Bamber Gascoigne, the original host of University Challenge, has died at home after a short illness at the age of 87.

The news of his death was announced by Grange Park Opera on behalf of his family.

In 2014 the TV star inherited 14th century Surrey estate West Horsley Place from his aunt, the Duchess of Roxburghe, where Grange Park Opera built an opera house in the woods.

A statement from the opera said: "TV presenter and author Bamber Gascoigne has today (8 February 2022) died at his home in Richmond after a short illness."

Gascoigne took on the role as the first quizmaster of University Challenge in 1962 until the end of its initial run in 1987.

Bamber Gascoigne and his wife Christina pictured in 1965

Lines he often used became classic University Challenge catchphrases such as "Your starter for 10", "fingers on buzzers" and "I'll have to hurry you".

The quiz show was revived in 1994 with Jeremy Paxman as the quizmaster.

Gascoigne also wrote the satirical novel Murgatroyd’s Empire, which was published in 1972, as well as writing and presenting the documentary series The Christians in 1977 which explored the history of Christianity.

Other presenting projects included the documentary series Victorian Values in 1987 and The Great Moghuls in 1992.

In 1984, Gascoigne was famously played by Griff Rhys Jones in a sketch for the comedy series The Young Ones.

Sherlock star Mark Gatiss also portrayed Gascoigne in the 2006 film Starter For Ten which follows a student winning a place on a University Challenge quiz team.

Bamber Gascoigne received a CBE from Queen Elizabeth II in 2018

Gascoigne was appointed a Commander of the Order of the British Empire (CBE) in 2018 in the Queen’s birthday honours for his services to the arts.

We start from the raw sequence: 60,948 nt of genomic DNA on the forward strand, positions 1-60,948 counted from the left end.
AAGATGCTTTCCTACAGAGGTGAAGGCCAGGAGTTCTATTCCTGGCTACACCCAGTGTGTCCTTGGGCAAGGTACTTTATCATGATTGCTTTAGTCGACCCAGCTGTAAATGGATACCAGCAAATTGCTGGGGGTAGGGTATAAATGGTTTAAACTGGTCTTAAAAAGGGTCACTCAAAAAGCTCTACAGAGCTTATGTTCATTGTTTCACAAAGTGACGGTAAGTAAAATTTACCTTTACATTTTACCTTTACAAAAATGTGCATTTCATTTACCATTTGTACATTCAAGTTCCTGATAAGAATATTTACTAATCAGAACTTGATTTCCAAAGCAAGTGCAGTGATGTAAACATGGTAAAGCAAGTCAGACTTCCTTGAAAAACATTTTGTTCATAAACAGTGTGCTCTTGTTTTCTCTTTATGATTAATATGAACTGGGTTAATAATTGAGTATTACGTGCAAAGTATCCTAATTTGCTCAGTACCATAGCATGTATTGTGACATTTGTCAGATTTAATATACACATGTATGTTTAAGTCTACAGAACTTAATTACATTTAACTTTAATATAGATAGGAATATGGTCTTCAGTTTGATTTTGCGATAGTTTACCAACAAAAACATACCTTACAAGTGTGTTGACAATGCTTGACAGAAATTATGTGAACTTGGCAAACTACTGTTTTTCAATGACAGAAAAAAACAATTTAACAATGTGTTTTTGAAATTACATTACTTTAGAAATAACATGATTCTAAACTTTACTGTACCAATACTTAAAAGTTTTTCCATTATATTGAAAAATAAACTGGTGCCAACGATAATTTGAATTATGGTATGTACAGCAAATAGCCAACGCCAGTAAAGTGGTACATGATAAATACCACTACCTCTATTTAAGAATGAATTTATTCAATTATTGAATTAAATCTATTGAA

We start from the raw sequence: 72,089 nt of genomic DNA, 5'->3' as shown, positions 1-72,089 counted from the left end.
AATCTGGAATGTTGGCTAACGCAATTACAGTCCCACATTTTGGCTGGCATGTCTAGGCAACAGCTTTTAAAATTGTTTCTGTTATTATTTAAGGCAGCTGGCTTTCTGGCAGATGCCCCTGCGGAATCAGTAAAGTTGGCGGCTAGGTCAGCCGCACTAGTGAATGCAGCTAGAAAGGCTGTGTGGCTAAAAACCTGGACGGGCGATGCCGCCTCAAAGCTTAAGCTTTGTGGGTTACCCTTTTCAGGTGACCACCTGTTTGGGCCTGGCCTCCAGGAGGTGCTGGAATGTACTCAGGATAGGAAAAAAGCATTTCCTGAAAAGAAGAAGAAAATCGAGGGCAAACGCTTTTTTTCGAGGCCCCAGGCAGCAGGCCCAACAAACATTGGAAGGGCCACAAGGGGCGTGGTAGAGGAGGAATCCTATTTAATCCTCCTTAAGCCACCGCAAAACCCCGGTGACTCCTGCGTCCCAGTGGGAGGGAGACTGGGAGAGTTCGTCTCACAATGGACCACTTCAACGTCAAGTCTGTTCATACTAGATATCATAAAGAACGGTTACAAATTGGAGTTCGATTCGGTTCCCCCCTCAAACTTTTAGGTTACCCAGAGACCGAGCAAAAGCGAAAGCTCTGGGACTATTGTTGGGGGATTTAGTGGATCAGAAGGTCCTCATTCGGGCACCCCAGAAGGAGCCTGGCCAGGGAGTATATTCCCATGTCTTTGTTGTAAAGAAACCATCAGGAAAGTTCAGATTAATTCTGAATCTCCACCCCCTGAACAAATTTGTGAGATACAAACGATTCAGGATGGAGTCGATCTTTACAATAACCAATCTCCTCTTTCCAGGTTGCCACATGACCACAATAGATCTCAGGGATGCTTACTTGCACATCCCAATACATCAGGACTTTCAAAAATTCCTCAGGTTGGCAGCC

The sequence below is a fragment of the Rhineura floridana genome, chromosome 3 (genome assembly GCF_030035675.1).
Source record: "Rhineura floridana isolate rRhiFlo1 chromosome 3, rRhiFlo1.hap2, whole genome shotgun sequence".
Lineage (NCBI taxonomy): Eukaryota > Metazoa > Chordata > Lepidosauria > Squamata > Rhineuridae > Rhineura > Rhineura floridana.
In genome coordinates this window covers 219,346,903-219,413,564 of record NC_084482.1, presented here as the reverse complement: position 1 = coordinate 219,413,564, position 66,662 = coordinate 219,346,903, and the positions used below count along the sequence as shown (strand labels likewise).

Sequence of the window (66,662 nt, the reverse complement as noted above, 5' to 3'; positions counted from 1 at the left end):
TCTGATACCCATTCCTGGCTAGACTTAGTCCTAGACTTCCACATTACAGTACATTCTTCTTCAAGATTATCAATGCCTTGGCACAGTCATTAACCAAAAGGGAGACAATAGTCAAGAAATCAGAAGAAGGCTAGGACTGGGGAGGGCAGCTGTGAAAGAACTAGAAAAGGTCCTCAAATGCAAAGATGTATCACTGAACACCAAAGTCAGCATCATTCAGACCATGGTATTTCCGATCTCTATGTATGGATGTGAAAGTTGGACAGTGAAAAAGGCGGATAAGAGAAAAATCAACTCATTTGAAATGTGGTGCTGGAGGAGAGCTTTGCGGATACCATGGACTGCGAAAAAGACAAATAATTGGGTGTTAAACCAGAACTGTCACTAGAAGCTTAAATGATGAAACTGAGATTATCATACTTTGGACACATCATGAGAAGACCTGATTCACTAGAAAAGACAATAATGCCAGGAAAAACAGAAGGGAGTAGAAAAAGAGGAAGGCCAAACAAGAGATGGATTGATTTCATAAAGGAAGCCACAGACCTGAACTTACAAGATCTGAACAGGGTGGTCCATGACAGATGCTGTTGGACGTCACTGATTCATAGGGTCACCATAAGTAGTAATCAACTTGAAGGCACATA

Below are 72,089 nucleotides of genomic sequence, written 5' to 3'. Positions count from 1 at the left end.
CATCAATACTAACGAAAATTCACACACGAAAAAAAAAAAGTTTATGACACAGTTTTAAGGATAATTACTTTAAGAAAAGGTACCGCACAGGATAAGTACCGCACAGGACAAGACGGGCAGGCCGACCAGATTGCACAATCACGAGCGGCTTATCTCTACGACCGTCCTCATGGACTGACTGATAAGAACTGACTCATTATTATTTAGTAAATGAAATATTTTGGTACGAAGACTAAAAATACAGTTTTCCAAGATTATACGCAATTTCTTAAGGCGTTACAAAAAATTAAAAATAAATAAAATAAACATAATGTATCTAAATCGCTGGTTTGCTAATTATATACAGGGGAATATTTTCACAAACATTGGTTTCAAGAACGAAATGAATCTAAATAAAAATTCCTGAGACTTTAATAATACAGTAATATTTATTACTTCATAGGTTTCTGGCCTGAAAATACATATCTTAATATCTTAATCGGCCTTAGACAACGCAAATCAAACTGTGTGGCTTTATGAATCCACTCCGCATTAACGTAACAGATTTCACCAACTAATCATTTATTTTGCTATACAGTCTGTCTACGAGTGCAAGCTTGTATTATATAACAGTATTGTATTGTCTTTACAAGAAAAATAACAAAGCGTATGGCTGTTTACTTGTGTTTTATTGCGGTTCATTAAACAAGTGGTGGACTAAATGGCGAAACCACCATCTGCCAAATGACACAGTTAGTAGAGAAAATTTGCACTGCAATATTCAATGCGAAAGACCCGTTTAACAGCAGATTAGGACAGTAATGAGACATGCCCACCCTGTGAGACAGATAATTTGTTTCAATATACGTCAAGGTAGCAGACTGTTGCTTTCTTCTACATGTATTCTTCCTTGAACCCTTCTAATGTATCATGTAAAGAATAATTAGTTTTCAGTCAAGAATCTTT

The TV presenter had been married to his wife Christina, a potter, for 55 years.

Stephen Fry, who competed on University Challenge in 1980 on behalf of Queen's College, Cambridge, was among those paying tribute to Gascoigne on Twitter, saying he was "so kind and warm".

Author David Nicholls said he was "starstruck" when he met Gascoigne, who had a cameo role in Starter For 10 – a film adaptation of Nicholls' novel.

Nicholls tweeted: "Very sad to see this. Bamber was a big part of my TV childhood and was very gracious about his fictional cameo in Starter For 10.

"He came to the book launch and left me quite starstruck."

Actor and director Samuel West has recalled how his parents starred in one of Gascoigne's plays.

West shared a black and white photo of a couple on stage and wrote: "RIP Bamber Gascoigne. My parents were in a 1984 play of his at the Old Vic, BIG IN BRAZIL, directed by Mel Smith.

"The critics didn’t care for it, but they had a great time.

"My mother, who was 52, particularly enjoyed playing a 36-year-old in Victorian underwear. As you would."

Broadcaster and gardening writer Monty Don paid tribute the "iconic" and "charming" presenter.

Don tweeted: "Sorry to hear the death of Bamber Gasgoine – for my generation an iconic TV figure.

"I sat next to him at dinner once – we were taught by the same wonderful man, Arthur Sale, at university – and he was charming."

Source: Press Association